Want to try some morning-glory stir-fried with yellow bean sauce, garlic and chillies? Or maybe deep-fried white snapper with cashew nuts and dry chilli? Or perhaps some refreshing steamed sea bass fillet in lime, garlic and kaffir lime sauce?
Priced at only Rs 1,199 per person, the festival offers you a chance to taste the creations of Parihar Veer Pratap Singh, chef de cuisine of Mei Kun restaurant in the hotel, and Thai master chef Kanyaphat Faisai.
Associated with one of the hotel's sister properties, Kanyaphat is assisting Singh to bring alive the magic of the mouth-watering delicacies during the festival, recreating the authentic flavours transported all the way from Thailand.
The vibrant streets of Bangkok are being recreated at the hotel's outdoor patio, Frangipani.
Thai cooking emphasises on lightly prepared dishes with strong aromatic components and a spicy edge.
So, when you are looking for appetisers, as a vegetarian you can choose from Som Tom (raw papaya salad), Yum Som (spicy pomelo salad), Poh Pia Jae (vegetable and glass noodle spring roll) and Yum Hed Ruam Phak (mixed mushrom salad with vegetables).
Non-vegetarians can choose from chicken satay with peanut sauce, Kra Thong Thong (golden flower cup served with chicken mince), and Yum Woon Sen (Thai seafood glass noddle salad). Note the word "yum" in the last dish. It is, actually!
And if you thought Tom Yum Goong is a martial arts flick starring Tony Jaa, think again. It is actually a prawns and lemongrass soup that will delight your culinary senses.
Other soups on offer include Tom Kha Phak (soup with straw mushroom, galangal and coconut milk), Kaeng Chuet (a light vegetable broth with vegetables and celery, soft tofu and seaweed) and Gaeng Jued Thao Hoo (clear glass noodle soup with vegetables).
That seafood plays an important role in Thai cuisine is re-emphasised in the main course where you come across dishes like Pla Lard Prik (deep-fried white snapper with sweet chilli sauce), Chu Chee Kung (deep-fried tiger prawn topped with red curry, homemade sauce and kaffir lime leaf) and Pla Neung Manao (refreshing stamed sea bass fillet in lime, garlic and kaffir lime sauce).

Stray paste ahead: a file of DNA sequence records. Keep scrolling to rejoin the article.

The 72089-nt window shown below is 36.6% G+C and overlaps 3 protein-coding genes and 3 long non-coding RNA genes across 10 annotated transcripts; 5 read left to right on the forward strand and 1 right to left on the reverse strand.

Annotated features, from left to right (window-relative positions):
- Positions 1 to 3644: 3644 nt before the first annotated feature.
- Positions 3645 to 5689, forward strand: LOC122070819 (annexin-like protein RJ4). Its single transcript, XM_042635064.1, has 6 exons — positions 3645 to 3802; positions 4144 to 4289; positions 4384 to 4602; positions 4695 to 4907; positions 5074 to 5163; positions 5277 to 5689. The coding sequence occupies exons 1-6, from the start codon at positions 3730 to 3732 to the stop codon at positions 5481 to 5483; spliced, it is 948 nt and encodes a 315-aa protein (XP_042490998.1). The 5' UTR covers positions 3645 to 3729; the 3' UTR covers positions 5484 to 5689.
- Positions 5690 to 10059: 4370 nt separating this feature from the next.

Vegetarians can choose the main course from the likes of Phad Prik Tauhu (stir-fried silken tofu, bamboo shoots and bird chillies), Kaeng Phet Phak (red curry mixed vegetables and sweet basil) and Phad Phak Ruam Mitr (wok-fried vegetables with soya garlic sauce) among others.
If you want to kill the winter chill with chicken, you can take your pick from Gai Phad Med Ma-mung Himmapan (stir-fried chicken with cashew nuts and dry chilli), Kaphrao Gai (stir-fried chicken with basil and chillies), Gaeng Kiew Wan Gai (green curry with chicken) and more.
You can enjoy your main course with Mee Hoon Phad Gai (stir-fried vermicelli with chicken and vegetables), Khao Phad Kraprow Phak (fried rice and spicy basil leaves with vegetables) or Khao Suay (steamed rice jasmine) among others.
Sounds exotic? Wait. Here come the desserts: Thap Thim Krop (water chestnut in syrup and coconut milk), Khao Niew Sang Kaya (sticky rice with Thai custard), Tao Suan (Thai moong bean pudding) and Kluai Thot (crispy banana with coconut ice cream), to name a few.
"Food or culture is the most solid foundation for other engagements, political and economic," Chutintorn said, striking a philosophical note.
"So, if we have a good, strong cultural connection, that makes the other parts easier. And food is one of the ways."
Stating that people long for things that they are used to like street food, Chutintorn said: "So, this is not only a perfect marriage of progress but also of bringing our heritage, our way of life into a modern and progressive setting in a hotel like this. So, you can sit in a nice hotel and you can still eat street food, which is our way of life in our culture."